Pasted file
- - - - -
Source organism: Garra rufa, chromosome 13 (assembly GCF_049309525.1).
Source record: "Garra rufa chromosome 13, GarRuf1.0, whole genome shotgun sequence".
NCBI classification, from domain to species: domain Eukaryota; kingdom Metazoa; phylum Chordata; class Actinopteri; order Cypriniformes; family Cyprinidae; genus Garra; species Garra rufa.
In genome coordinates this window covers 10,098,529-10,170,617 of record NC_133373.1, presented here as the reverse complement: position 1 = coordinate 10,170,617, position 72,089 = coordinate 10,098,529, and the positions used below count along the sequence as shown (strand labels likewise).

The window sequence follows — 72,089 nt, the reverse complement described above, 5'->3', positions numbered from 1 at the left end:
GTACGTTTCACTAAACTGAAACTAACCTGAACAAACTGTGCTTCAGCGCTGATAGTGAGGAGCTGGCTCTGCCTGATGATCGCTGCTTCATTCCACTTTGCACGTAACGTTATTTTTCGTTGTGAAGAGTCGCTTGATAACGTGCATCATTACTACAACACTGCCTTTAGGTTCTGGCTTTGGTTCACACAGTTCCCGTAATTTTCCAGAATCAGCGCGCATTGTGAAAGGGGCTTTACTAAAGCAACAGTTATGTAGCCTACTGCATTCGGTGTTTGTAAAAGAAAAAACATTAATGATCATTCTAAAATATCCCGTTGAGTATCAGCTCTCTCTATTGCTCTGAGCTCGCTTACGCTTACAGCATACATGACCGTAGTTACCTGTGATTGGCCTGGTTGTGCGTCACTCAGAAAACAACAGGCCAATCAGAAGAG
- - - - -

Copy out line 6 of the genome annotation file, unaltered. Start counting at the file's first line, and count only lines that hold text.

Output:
GTACGTTTCACTAAACTGAAACTAACCTGAACAAACTGTGCTTCAGCGCTGATAGTGAGGAGCTGGCTCTGCCTGATGATCGCTGCTTCATTCCACTTTGCACGTAACGTTATTTTTCGTTGTGAAGAGTCGCTTGATAACGTGCATCATTACTACAACACTGCCTTTAGGTTCTGGCTTTGGTTCACACAGTTCCCGTAATTTTCCAGAATCAGCGCGCATTGTGAAAGGGGCTTTACTAAAGCAACAGTTATGTAGCCTACTGCATTCGGTGTTTGTAAAAGAAAAAACATTAATGATCATTCTAAAATATCCCGTTGAGTATCAGCTCTCTCTATTGCTCTGAGCTCGCTTACGCTTACAGCATACATGACCGTAGTTACCTGTGATTGGCCTGGTTGTGCGTCACTCAGAAAACAACAGGCCAATCAGAAGAG